Not to mention that infographics are especially good at taking complex ideas, filled with facts and simplifying the story, with images and or visuals to tell the story the data uncovers quickly and easily. Even the most novice reader gets the message and they get it quickly.
Creating memories is critical when it comes to developing marketing pieces that generate leads. A great infographic has a much larger chance to create those memories than a standard whitepaper, eBook, or tip guide.
We also know that the greater the memory, the more likes, shares, downloads, forward, and comments. We know that all these positive behaviors contribute to the increased socialization of your infographic and that almost always leads to more sales opportunities and more potential new customers.
As mentioned before, visuals are much more “share-worthy” than traditional text content. The nature of an infographic makes people click, like, and share it, leading Google to index your website higher thanks to Google’s “Page Rank” algorithm.
So, not only are people more likely to share your infographic, Google even sees it as more shareable and will more likely give your page a higher ranking.
Which makes your selection of keywords, keyword phrases, and questions even more important. You'd hate to have an asset that ranks highly but drives the wrong type of new visitor to your website.
Along with your onsite search strategy work, consider some offsite strategy work too. This means thinking about your tagging, alt tag, meta descriptions, and generating metadata behind your infographic.
This assures that when you post your content offsite, Google has no problem finding it, indexing it, and giving you full credit to drive visitors back to your website pages.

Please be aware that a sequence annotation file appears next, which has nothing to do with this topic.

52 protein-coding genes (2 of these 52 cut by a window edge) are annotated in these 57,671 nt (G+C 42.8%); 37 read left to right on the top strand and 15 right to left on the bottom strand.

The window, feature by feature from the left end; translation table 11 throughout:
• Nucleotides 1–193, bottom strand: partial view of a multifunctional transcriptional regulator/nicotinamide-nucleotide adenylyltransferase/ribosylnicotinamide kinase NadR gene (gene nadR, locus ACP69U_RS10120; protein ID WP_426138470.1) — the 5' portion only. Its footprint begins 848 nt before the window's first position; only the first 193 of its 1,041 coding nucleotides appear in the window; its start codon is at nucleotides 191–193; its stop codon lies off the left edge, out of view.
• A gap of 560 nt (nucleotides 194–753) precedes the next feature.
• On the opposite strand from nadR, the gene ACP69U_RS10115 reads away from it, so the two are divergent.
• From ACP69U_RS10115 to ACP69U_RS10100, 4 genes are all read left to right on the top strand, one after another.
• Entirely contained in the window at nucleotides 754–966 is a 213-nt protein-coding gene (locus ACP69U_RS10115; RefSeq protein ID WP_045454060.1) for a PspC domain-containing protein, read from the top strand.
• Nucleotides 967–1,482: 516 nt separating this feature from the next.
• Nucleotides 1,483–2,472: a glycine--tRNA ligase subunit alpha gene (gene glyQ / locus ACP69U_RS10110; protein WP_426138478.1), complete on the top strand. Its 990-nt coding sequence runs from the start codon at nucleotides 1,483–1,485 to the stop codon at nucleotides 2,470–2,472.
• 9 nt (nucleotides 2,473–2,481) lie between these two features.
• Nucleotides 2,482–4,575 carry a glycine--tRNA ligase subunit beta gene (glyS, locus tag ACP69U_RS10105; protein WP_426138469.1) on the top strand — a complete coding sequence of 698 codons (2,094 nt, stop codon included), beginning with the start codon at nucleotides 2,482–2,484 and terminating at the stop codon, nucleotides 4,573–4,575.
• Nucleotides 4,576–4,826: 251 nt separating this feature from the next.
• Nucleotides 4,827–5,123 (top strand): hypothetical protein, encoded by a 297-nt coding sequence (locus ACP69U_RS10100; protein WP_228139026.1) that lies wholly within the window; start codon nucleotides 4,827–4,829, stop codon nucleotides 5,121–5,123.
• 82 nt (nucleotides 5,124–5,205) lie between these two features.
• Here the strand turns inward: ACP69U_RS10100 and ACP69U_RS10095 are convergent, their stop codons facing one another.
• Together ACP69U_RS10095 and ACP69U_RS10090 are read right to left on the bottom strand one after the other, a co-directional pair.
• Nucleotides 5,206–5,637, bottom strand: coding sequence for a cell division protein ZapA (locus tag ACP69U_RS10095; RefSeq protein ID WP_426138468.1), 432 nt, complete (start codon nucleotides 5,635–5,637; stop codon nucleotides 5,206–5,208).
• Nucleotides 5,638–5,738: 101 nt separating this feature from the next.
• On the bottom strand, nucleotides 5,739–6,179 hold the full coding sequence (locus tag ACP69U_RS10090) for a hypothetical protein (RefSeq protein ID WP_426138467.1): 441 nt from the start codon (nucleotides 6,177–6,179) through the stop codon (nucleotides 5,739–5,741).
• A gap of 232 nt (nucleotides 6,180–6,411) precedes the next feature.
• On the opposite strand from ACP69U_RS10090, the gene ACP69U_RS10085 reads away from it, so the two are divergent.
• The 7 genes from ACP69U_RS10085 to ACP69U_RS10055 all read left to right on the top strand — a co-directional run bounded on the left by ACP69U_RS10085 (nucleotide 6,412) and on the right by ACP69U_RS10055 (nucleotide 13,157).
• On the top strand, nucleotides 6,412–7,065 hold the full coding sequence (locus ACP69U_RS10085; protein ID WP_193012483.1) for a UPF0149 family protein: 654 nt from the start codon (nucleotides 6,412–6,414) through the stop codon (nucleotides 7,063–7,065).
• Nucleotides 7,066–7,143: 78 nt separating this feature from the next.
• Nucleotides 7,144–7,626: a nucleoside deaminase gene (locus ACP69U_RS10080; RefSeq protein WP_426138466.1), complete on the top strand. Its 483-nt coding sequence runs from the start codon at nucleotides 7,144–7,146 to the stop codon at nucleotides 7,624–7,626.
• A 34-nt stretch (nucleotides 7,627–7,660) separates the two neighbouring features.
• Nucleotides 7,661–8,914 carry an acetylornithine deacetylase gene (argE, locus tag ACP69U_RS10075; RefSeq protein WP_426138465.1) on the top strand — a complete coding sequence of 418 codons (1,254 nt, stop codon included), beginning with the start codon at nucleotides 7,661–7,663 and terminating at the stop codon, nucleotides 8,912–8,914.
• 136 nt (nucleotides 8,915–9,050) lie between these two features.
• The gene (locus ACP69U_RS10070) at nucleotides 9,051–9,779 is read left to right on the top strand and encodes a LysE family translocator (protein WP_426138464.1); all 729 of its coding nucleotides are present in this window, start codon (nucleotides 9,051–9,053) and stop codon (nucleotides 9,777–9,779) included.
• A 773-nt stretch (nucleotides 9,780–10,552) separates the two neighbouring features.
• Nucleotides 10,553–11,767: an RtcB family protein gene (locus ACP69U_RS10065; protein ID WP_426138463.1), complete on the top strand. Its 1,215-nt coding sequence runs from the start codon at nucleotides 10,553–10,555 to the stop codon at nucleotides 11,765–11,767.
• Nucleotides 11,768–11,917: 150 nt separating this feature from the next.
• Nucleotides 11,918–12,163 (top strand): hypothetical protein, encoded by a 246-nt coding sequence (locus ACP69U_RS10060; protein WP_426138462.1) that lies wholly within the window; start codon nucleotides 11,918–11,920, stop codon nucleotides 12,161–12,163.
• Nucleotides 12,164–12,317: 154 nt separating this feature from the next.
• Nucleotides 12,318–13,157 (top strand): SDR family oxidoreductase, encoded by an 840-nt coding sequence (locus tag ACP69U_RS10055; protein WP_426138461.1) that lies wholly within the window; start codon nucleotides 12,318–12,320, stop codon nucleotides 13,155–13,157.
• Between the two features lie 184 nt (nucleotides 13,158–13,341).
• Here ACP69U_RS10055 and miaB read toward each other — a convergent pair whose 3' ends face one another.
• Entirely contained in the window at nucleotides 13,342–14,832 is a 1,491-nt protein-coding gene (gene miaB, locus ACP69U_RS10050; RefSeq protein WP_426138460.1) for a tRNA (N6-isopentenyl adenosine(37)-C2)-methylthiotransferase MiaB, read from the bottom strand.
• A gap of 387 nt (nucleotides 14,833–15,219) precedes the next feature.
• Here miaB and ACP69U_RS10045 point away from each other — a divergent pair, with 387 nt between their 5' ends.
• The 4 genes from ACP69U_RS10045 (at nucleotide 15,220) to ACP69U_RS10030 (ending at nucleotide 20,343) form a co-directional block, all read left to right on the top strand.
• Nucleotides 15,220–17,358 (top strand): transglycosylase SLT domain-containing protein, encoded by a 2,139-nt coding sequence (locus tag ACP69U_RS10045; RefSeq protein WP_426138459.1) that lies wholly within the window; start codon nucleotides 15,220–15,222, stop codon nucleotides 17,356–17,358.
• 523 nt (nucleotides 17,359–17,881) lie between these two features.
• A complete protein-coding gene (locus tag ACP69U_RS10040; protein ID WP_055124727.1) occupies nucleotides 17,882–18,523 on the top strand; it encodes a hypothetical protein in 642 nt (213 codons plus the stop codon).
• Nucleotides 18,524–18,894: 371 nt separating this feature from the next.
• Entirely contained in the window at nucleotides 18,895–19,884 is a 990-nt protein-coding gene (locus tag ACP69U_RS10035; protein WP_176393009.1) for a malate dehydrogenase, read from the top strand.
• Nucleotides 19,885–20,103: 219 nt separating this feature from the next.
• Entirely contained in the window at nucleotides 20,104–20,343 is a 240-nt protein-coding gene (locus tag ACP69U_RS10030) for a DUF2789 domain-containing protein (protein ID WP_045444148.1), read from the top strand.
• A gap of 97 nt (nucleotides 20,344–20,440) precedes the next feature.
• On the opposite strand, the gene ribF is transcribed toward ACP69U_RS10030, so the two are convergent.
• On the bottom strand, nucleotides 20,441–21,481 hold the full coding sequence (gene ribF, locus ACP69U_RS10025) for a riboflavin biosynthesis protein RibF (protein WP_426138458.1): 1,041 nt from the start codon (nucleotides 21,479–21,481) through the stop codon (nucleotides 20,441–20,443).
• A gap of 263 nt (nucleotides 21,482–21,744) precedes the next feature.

From a more technical perspective, one of the biggest benefits of an infographic is its portable and embeddable design.
When you include an embed code with your uploaded or posted infographic, other people can then easily share your content by embedding it directly into their web pages. The embedded infographic will then automatically link back to your site, bringing readers from other sites right to you.
Make sure you know what you want them to do when they arrive. Clicks on your web pages are one of the significant signals to Google that your page offers valuable content. If people are visiting your page and then leaving or bouncing, you're signaling to Google that this page is low value.
Make sure you have additional page links, additional content offers, additional conversion points that either move visitors through their buyer journey, qualify them more for sales, or convert anonymous visitors into leads for the sales team.
Last, but definitely not least, infographics are easy to track and analyze. This allows you to monitor the success of your infographic and determine whether it was effective or not. This will also help you build insights as to what type of content your readers want, helping your future infographics succeed.
Key metrics associated with infographics are similar to other forms of content.
You'll want to track clicks on the CTAs (calls to action) if the infographic is gated. You'll want to track views to the associated landing pages and then conversions on that specific landing page.
You should track shares of the content on social media and specific clicks to your landing page from a variety of off-site sources like referring pages, social sites, and any ads or remarketing you might have running.
If you're ungating the content, then consider views, downloads, and shares as the key performance metric. If you want to get fancy, you could set up some revenue attribution tracking and reporting to see how influential your infographic is in getting prospects engaged and then associating the revenue back to their experience with your infographic.
All in all, your content strategy should include a wide variety of content formats but the infographic should be at the top of the list, assuming your personas are tuned into getting and consuming information in this type of format.